The Structure of Michigan county government – Part 4
County Government in Michigan acts differently than other organizations because it is built differently; explore its complexity and learn more about the advantages it offers.
So, how do we manage all of the complexity in county government that were outlined in part one, part two and part three of this article series? Good communication between all departments yields the most effective results for the county as a whole.
I might be able to, as a department manager, acquire more money, more technology resources, more power, more “you fill in the blank” for my department through a variety of means. The question we must answer, however, is “What is the mix of services that best serves the long-term interests and needs of the entire county?”Achieving that mix, or something close to it, requires the input of all departments; it requires people to act in ways which increase trust, regardless of the current state of trust in the county. It requires effective communication.
Figure 5 illustrates the two-way communication necessary to achieve the highest levels of effectiveness across an entire county government.
One look at figure 6, which shows a combination of the previous diagrams, illustrates well the complexity of Michigan’s county government structure. In a world that craves the quick and effortless and the most efficient ways of reaching goals, are there advantages to complex governance?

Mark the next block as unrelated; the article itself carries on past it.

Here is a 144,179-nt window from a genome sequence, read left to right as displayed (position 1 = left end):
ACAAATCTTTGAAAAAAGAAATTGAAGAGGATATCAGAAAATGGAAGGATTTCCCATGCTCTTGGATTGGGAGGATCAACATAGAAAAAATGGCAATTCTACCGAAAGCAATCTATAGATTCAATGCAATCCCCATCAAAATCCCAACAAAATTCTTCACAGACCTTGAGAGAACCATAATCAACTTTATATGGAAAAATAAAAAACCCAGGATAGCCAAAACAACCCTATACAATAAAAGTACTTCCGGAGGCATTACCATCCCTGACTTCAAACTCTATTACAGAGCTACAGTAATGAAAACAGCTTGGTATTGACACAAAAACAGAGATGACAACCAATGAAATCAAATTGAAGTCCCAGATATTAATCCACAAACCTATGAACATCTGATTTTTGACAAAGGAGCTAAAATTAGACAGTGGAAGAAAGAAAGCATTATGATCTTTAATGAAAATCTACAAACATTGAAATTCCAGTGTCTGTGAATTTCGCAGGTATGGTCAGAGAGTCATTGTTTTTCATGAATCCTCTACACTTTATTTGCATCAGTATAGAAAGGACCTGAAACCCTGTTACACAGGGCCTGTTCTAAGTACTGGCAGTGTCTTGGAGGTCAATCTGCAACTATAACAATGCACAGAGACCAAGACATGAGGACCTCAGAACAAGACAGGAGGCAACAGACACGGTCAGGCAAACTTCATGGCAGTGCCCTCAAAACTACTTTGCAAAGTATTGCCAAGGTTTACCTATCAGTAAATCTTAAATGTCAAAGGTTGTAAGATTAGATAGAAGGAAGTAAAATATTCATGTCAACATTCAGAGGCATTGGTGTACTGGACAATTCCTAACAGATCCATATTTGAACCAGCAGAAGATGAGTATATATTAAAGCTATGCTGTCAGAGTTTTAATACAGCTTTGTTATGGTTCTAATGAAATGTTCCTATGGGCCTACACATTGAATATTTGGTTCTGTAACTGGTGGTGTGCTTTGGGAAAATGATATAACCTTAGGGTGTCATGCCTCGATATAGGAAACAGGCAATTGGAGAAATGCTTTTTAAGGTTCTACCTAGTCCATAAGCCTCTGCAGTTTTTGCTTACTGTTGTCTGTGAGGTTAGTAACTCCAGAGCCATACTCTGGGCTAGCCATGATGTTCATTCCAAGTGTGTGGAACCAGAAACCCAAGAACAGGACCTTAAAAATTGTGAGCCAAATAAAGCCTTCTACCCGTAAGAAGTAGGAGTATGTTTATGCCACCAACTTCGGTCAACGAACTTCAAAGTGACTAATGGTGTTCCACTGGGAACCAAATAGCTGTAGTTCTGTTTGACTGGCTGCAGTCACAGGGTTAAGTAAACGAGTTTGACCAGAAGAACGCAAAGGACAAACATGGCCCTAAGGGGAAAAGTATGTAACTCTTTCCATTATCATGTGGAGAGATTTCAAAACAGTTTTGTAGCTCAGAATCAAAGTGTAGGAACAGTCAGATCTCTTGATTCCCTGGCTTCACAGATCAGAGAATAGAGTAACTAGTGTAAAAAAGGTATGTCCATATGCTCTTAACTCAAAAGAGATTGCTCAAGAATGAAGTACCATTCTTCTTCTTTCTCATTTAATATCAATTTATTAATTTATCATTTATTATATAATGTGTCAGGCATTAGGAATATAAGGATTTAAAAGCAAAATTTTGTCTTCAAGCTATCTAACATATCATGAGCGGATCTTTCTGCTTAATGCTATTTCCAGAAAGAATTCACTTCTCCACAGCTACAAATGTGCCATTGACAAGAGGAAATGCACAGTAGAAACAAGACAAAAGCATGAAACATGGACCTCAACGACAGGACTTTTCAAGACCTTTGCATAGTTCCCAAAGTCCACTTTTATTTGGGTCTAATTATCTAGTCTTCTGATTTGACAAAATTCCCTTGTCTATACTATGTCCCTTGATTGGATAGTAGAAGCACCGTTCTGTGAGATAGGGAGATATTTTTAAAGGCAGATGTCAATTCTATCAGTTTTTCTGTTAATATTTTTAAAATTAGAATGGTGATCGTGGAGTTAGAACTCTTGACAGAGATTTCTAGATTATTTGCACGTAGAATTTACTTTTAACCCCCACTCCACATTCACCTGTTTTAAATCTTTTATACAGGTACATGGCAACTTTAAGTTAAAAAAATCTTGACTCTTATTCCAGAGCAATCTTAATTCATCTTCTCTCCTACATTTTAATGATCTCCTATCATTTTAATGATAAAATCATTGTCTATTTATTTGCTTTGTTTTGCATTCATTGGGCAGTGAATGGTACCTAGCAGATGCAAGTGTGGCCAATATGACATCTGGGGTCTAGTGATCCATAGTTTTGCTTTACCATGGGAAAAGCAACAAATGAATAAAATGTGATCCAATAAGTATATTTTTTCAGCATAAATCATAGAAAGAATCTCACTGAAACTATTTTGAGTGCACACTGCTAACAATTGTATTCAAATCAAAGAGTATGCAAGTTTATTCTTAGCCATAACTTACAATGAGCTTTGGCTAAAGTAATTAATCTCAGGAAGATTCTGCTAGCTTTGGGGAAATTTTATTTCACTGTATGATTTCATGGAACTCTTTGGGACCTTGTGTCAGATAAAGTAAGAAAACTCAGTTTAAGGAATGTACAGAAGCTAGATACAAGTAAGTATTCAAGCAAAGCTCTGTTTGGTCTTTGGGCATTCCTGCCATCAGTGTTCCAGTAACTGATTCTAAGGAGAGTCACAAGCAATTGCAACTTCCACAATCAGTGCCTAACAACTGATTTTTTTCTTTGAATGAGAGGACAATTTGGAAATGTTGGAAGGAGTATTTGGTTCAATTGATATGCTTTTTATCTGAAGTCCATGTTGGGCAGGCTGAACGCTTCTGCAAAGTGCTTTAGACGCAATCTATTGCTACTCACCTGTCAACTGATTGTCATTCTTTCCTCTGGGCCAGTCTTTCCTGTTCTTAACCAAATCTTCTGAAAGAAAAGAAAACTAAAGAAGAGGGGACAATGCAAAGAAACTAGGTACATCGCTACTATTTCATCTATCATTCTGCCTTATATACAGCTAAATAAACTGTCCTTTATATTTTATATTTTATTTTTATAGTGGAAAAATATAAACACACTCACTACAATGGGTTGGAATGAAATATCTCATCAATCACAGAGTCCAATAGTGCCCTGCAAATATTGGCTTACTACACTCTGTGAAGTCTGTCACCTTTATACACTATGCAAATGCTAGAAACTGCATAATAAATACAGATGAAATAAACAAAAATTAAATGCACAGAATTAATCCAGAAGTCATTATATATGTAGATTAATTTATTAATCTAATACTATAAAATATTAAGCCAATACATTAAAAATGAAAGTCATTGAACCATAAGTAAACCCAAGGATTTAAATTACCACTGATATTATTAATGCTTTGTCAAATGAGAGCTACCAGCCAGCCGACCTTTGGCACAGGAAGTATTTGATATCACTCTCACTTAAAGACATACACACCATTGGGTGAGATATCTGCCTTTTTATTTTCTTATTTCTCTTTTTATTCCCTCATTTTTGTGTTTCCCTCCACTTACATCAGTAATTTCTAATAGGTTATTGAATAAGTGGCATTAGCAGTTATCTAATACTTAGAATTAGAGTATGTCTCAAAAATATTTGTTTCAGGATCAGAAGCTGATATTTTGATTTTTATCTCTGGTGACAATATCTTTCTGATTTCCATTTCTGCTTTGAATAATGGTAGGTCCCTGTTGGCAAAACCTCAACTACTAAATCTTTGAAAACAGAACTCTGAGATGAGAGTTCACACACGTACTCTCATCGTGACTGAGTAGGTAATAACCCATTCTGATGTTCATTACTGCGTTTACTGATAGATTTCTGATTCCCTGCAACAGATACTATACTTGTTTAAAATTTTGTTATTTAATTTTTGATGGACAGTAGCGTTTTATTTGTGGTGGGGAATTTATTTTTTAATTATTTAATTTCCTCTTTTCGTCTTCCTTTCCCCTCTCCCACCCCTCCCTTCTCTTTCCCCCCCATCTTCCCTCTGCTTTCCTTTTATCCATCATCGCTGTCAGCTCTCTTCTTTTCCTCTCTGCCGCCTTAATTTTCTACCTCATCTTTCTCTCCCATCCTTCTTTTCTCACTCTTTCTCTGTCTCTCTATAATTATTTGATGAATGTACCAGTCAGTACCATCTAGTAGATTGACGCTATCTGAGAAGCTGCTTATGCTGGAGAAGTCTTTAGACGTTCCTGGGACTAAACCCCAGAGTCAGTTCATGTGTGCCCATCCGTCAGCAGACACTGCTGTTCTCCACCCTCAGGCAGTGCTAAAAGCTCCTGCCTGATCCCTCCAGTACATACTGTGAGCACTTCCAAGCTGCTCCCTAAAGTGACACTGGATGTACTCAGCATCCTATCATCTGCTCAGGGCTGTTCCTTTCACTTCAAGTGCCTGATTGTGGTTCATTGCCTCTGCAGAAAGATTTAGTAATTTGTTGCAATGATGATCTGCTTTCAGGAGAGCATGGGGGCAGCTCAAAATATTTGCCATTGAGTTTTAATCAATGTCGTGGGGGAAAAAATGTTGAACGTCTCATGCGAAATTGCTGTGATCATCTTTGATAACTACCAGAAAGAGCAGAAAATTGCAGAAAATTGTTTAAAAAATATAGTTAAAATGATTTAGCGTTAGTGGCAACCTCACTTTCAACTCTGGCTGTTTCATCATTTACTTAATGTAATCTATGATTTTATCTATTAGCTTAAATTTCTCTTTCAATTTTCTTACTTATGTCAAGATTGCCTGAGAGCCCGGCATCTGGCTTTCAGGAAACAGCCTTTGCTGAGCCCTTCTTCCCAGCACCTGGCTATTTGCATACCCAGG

There are two key advantages. The first has to do with the provision of services. County government has evolved as a provider of many services, some as a local provider on behalf of the state. Simplification would mean elimination of many of these. Many have never been well-provided by the private sector, hence, the use of governments’ ability to tax and provide for the public good.
The second advantage of complexity in government will sound strange at first, but makes sense as you think about it. While speed and efficiency are valuable in many pursuits, often including the provision of government services, the legislative process – which we use to make policy decisions – is better served by an investment of time. Most of us can cite examples of legislative decisions which were made in haste, and failed to adequately consider important facets of the problem or failed to consider some important consequences of the action. Slowing the legislative process to ensure more thorough consideration of the impacts of the proposed legislation can be a good thing. A culture of careful communication amongst all impacted parts of an organization can ultimately lead to better decision making.
Michigan State University Extension offers a variety of educational programs related to governance and citizen engagement. Use the “Find an Expert” link for more information about programs in your area.
Did you find this article useful?